Hall of Fame shoots, scores Lacrosse: Baltimore is home to the nation's lacrosse museum, which has reopened after an expansion that allows more artifacts from the sport's long history to be displayed.


The name of the new governing body formed by a dozen lacrosse organizations in the United States is USLacrosse. The name was incorrect in an article in last Sunday's Maryland section.

The Sun regrets the error.

If you get excited about a pair of dirty brown leather lacrosse shoes from 1940, if you're fascinated by the construction of a lacrosse stick, if you get worked up over a Harvard lacrosse team sweater soiled by "original mud from 1897," there is a place for you.

The expanded Lacrosse Museum and National Hall of Fame opened yesterday in Baltimore, when Jim Potter, former University of Virginia All-American and member of the Lacrosse Hall of Fame, took a "shot on goal" before about 200 lacrosse fans in front of the museum entrance next to the Johns Hopkins University's Homewood Field.


Baseball has Cooperstown, N.Y., basketball has Springfield, Mass., and lacrosse has Baltimore.

Lacrosse has long had a hold on this city and state, where matches at Homewood Field can draw thousands of fans. Now the sport has a home that reflects the passion and sense of tradition felt by its local supporters.

The expanded museum on University Parkway is the culmination of two years of work by Baltimore's lacrosse community to enlarge the museum, built in 1991. Its organizers raised $1.4 million to fund the project. The new 12,000-square-foot addition doubled the museum space and allowed room for cherished lacrosse artifacts -- old uniforms, pictures and equipment -- that had been stored in the athletic center at Johns Hopkins.

The museum's grand opening was scheduled during an afternoon break in a lacrosse doubleheader at Homewood Field.

"I didn't know this collection existed," said Barry Lewy of Baltimore, as he pressed his face to the glass exhibit case to get a closer look at a picture of the Johns Hopkins 1902 lacrosse team.

"It's marvelous," Lewy said. "I've been to hundreds of games here, and I never came to the museum."

Yesterday, college lacrosse players wandered around the museum in their school jackets -- Hartwick, Syracuse, Roanoke. Players marveled at an exhibit of the evolution of the lacrosse stick, featuring an 1884 wood and gut stick used by Henry Penniman and a sleek 1998 plastic model of the Brine Edge Ice. Lacrosse fans looked for their friends and teammates in the Hall of Fame Room honoring 260 players from across the country.

"To us it's a wonderful shrine to the sport of lacrosse, which is in Maryland's blood," said Steve Stenerson, executive director of USA Lacrosse, the governing body of lacrosse that was formed in January when about a dozen lacrosse associations merged. The headquarters is at the museum.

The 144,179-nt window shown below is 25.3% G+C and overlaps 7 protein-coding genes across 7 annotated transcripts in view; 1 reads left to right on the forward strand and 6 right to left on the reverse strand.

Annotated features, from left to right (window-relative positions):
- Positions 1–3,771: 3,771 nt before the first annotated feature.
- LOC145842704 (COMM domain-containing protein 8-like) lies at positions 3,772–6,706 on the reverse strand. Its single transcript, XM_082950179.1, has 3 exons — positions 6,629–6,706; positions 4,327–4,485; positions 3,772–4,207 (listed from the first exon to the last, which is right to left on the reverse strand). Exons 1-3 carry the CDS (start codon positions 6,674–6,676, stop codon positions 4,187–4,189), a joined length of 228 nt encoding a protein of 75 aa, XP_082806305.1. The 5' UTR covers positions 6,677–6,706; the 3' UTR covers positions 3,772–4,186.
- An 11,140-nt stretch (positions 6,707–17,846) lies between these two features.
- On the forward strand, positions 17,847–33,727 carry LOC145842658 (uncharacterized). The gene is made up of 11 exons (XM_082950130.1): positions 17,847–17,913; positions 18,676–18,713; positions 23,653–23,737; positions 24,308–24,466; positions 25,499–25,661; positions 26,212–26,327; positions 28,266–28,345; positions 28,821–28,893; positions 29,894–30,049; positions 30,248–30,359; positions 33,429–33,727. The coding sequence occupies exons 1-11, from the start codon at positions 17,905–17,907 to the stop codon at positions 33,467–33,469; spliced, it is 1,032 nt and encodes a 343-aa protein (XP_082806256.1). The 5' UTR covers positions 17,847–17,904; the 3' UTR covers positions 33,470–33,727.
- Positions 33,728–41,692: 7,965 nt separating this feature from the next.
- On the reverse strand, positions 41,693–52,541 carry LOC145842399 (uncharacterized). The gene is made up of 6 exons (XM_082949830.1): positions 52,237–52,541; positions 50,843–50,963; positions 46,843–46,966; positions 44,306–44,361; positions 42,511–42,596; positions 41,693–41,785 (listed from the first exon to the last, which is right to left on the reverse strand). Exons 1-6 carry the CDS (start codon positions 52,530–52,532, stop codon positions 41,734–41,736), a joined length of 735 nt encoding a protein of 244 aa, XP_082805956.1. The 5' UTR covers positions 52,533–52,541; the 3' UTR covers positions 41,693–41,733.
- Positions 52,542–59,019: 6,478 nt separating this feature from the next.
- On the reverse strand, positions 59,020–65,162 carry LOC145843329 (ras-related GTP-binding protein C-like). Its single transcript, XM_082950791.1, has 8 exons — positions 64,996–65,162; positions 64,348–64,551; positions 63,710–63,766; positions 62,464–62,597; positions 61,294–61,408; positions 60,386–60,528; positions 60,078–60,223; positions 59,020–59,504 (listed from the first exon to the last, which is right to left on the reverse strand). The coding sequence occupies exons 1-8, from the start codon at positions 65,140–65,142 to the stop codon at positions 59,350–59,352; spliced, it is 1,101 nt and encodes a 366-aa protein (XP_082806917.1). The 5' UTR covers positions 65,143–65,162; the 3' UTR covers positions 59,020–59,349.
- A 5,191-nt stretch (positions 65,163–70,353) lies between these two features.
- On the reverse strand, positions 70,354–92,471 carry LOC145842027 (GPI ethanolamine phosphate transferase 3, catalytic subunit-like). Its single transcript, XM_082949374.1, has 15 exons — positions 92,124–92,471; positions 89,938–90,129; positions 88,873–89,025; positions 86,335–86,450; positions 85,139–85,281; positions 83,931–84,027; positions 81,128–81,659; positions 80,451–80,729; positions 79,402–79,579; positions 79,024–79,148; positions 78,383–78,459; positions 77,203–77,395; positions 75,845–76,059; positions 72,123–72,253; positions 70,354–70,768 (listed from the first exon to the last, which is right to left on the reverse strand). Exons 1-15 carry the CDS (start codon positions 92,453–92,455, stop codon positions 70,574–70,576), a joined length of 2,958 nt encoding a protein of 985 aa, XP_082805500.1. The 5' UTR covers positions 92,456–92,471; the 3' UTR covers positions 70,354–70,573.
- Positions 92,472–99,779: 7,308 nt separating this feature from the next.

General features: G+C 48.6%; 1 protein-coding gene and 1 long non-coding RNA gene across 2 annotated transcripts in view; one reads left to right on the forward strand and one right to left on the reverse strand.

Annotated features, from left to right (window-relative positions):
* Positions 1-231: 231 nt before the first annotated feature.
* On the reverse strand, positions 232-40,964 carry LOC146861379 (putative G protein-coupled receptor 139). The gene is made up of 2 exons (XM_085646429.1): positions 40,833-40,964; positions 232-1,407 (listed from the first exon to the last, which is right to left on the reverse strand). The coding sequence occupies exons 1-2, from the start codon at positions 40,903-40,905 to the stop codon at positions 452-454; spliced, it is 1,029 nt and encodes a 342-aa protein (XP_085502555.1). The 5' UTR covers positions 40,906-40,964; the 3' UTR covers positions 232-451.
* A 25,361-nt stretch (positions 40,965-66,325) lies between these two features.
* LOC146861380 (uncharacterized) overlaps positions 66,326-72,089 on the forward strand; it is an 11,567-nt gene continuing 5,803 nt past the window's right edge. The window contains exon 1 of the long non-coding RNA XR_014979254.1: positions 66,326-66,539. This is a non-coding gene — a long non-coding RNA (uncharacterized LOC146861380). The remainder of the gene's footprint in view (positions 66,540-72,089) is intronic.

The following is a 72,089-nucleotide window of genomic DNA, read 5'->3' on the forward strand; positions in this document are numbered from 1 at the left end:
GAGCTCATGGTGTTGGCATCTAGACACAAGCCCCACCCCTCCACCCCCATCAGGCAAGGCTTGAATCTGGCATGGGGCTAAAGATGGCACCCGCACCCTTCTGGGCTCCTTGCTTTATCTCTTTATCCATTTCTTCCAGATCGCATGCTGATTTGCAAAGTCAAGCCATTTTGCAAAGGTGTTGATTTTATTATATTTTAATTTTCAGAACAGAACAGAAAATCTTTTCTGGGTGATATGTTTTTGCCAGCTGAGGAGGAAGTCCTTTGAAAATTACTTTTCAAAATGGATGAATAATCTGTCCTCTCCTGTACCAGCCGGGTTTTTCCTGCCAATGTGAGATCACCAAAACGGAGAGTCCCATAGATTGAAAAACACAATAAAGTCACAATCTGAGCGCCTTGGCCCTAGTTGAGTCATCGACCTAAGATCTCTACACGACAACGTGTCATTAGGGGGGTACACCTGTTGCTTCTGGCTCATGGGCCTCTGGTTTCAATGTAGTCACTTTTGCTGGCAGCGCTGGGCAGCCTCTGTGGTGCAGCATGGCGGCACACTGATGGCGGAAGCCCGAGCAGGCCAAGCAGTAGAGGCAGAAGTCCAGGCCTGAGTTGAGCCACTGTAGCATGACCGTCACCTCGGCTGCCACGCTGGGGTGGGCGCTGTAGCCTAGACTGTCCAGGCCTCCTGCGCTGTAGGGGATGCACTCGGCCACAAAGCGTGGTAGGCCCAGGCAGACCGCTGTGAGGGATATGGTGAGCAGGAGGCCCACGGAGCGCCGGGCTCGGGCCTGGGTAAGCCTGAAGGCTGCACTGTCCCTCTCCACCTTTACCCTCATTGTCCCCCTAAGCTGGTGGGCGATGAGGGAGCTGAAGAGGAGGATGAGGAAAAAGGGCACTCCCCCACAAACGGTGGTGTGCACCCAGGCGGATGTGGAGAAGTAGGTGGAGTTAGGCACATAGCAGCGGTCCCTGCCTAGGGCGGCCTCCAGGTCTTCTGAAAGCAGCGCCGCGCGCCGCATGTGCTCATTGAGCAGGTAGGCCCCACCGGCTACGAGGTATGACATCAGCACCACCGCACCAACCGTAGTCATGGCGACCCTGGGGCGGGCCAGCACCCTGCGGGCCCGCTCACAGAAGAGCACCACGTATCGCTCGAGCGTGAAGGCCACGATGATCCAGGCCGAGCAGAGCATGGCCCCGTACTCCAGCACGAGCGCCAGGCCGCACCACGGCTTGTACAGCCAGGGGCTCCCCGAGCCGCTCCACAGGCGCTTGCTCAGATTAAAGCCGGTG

"Now the museum is part of a much larger organization which oversees and coordinates every aspect of the game throughout the United States," Stenerson said.

Native American roots

Museum exhibits depict the sport's Native American roots, with a display on the craft of stickmaking and a wall mural that portrays a lacrosse competition between the Creek and Choctaw tribes in 1790.

A display devoted to women's lacrosse features a blue tunic from a 1951 women's touring team and a picture from the 1928 team at the Bryn Mawr School. The private Baltimore girls' school was home to the first women's lacrosse team, established in 1926.

In the Hall of Fame room, lacrosse worshipers looked for their idols.

"He was an amazing midfielder," said one young man, referring to former University of Maryland standout Frank Urso.

Bob Shriver, a lacrosse coach at Boys' Latin, pointed to the Hall of Fame picture of Milton E. "Butch" Hilliard.

"He was a fabulous goalie," Shriver said.

"I played with his son up in Rochester," said Greg Clements, 29, looking at a photo of Chief Oren R. Lyons of Rochester, a former Native American lacrosse star.

"I played in the North-South game in 1991 when they opened the original museum," said Clements, a coach at Ohio Wesleyan University who was in town for a game. "There's a little more to look at here."

Local inductees

Some other lacrosse luminaries in the Hall of Fame include A. B. "Buzzy" Krongard, the former Baltimore investment banker who works for the Central Intelligence Agency; James Brown, who played football for the Cleveland Browns and excelled at lacrosse for Syracuse University; and the late William "Dinty" Moore, who played for Johns Hopkins and coached at St. Johns College and the U.S. Naval Academy, both in Annapolis.

A highlight of yesterday's opening was the presence of John "Wes" Patterson, 72, who taught lacrosse in the Baltimore County public school system from 1950 to 1970 and developed Little League lacrosse in Baltimore.

'Game for elite'

Patterson, a Native American, moved to Baltimore after graduating from Springfield College in Massachusetts because he had heard Baltimore was a lacrosse town. But he found that the sport was largely limited to private schools.

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